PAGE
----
In case you haven't noticed, it's springtime out there. The sun is shining, the birds are singing, and Mother Nature is busting out all over in a leafy riot. Once the morning chill burns off, the days are picture perfect enough to make you forget the smoldering ruin of your 401k for awhile and just enjoy life.
For book geeks like me, spring in Little Rock has gained a whole new appeal in the last few years. That's because it's time again for the Arkansas Literary Festival — the weekend when, almost as if by magic, a horde of great authors descends on Arkansas, ready to read from their books and talk to the assembled masses about everything from Greek history to Ernest Hemingway to South Carolina barbecue. For one too-fleeting moment every year, the cultural panache of our fair city gets cranked up from “Shreveport” to “Madison, Wis.” It's a beautiful thing.
As I said, it's almost like magic. That's not to say that it IS magic. From the small glimpse I get into the behind-the-curtain world of the Arkansas Literary Festival every year via my stewardship of the Arkansas Times' Pub or Perish bar reading (It's at Sticky Fingerz downtown this year: 6:30 p.m., Saturday, April 18. Ya'll come out. Dorothy Allison is reading!), I know that it takes a Herculean effort to make it all happen: hotel rooms, connecting flights, booking fees, e-mails, phone calls, snail-mails, running cable, toting lecterns, making sure all the refreshments are where they need to be when they need to be, and a thousand other things I‘m glad I'm not in any way responsible for.
It's pretty much a little miracle that it all comes together. Kevin Brockmeier is an award-winning fiction writer from Little Rock, and has been on the bill at the Lit Fest since the beginning. “What's most impressive about the Arkansas Literary Festival,” Brockmeier said, “is the simple fact that it has persisted for six years and that the caliber of writers who participate in it has not flagged. Every April, after the festival is over, I think to myself, ‘Well, that was quite extraordinary, wasn't it?' and then I go home and wait to hear that the whole enterprise has collapsed into a heap of ash. But it doesn't. It keeps going, which is something I couldn't have imagined when I was growing up here.”
Given the success of the Literary Festival so far, the biggest news this year is that it's under new management. The Arkansas Literacy Councils rode herd over the Festival for the first five years of its life, building on each year's success and expanding the lineup a bit more every go-round. Starting this year, though, the Festival is in the hands of the Central Arkansas Library System. CALS director Bobby Roberts said it's a great match.
“It's a good event for the library,” he said. “We're in the reading business, so anything we can do to promote that is good. … We're a free public library, and as much as we can, we do things for free. That fits in nice: to keep the Literary Festival free.”
Brad Mooy, the new director of the Lit Fest, said that he also likes that nearly all the events at the festival are free. “I love saying that, coming from a whole different world,” he said. “It's all free! We have an author party and a cooking workshop, and those are the only two activities in the lineup that have a cost to the public.”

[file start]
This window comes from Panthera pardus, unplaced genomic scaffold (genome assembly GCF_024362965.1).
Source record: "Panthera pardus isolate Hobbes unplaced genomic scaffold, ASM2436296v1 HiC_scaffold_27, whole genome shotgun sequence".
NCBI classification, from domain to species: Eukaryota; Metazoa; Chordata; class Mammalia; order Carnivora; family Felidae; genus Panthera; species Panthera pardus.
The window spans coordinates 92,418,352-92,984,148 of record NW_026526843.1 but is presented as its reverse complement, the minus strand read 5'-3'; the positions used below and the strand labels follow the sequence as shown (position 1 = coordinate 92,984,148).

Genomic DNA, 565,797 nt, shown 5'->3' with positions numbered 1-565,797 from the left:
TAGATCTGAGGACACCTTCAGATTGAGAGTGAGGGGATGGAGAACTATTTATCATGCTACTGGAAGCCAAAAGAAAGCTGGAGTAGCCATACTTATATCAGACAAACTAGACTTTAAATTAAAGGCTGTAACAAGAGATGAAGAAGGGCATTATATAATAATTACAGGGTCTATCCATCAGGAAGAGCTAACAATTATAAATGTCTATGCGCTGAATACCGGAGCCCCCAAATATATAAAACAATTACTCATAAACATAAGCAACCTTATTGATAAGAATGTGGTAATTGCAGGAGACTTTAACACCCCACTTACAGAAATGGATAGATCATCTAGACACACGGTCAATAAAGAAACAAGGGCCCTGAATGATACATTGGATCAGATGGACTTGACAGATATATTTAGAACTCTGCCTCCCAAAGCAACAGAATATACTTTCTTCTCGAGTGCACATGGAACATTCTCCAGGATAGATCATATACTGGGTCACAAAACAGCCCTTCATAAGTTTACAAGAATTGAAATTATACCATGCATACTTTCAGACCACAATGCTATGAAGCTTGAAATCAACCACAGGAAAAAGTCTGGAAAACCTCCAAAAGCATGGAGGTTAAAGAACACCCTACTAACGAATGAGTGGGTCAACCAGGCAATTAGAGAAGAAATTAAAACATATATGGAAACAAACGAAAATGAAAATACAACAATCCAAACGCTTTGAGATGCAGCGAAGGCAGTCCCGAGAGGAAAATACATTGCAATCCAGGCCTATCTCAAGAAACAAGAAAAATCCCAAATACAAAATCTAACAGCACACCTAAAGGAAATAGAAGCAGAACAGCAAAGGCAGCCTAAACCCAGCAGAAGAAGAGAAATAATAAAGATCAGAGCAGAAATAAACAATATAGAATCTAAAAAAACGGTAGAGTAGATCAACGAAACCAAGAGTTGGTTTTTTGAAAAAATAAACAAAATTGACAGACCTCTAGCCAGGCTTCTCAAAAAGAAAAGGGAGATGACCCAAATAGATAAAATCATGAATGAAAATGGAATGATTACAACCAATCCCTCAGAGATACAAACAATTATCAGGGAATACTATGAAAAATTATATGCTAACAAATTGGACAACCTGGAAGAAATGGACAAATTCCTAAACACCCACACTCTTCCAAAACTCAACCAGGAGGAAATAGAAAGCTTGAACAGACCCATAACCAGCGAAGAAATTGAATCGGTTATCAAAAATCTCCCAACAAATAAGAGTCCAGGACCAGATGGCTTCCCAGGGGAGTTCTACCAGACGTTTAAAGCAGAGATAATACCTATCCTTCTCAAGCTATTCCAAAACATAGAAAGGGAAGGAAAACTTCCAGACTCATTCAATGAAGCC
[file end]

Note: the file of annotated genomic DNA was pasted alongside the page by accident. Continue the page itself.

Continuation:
While Roberts said he was initially skeptical that the festival would survive beyond its first year, he has been impressed with how much it has added to Little Rock's cultural landscape. He said that CALS taking over will mostly be a matter of standing on the shoulders of what was built during the Literacy Council years.
“I just hope we can do what they were doing and more of it,” Roberts said. “I guess the advantage we would have is that we have a bigger budget and a bigger ability to throw more resources at it on the front end, and we'll get more out of it on the back end. It's just a matter of organization.”
Marc Smirnoff has been part of the brains behind the Literary Festival since the beginning. The editor of the Oxford American magazine, Smirnoff is on the festival's talent committee, which decides on the authors who will appear. Like most everyone who works the Lit Fest, he has high expectations, and even higher goals. He says it's up to the public, however, to make sure the festival stays strong.
“I won't be satisfied till every worthy author session is packed to the rafters with an engaged and intelligent and enthusiastic audience,” he said. “When the talent is first-rate, which it has often been and which it will be this year, I think we in the community need to energetically support it. … If we in Central Arkansas are as culturally engaged as we think we are, we need to show muscle at events like this. It's not enough for individuals or corporations to give lip-service to the idea of culture in Central Arkansas and then not be there.”
While the festival will remain a three or four-day event under CALS' watch, Roberts hopes to see it become the centerpiece of a larger, year round schedule of events. “I think we'll look at doing more things through the year,” Roberts said. “They may be small things. I think David Sedaris coming [Oct. 11] would be the best example of that … We want to keep the focus on the major, springtime event, but there's no reason we can't do other things throughout the year that relate to the festival. It would kind of keep it in front of people so that they know about it.”
For now, though, it's all about getting through this first, big weekend. “Our refrain for so long has been that [the festival] is not broken,” Brad Mooy said. “We need to take everything that's good that has come before and grow it.”
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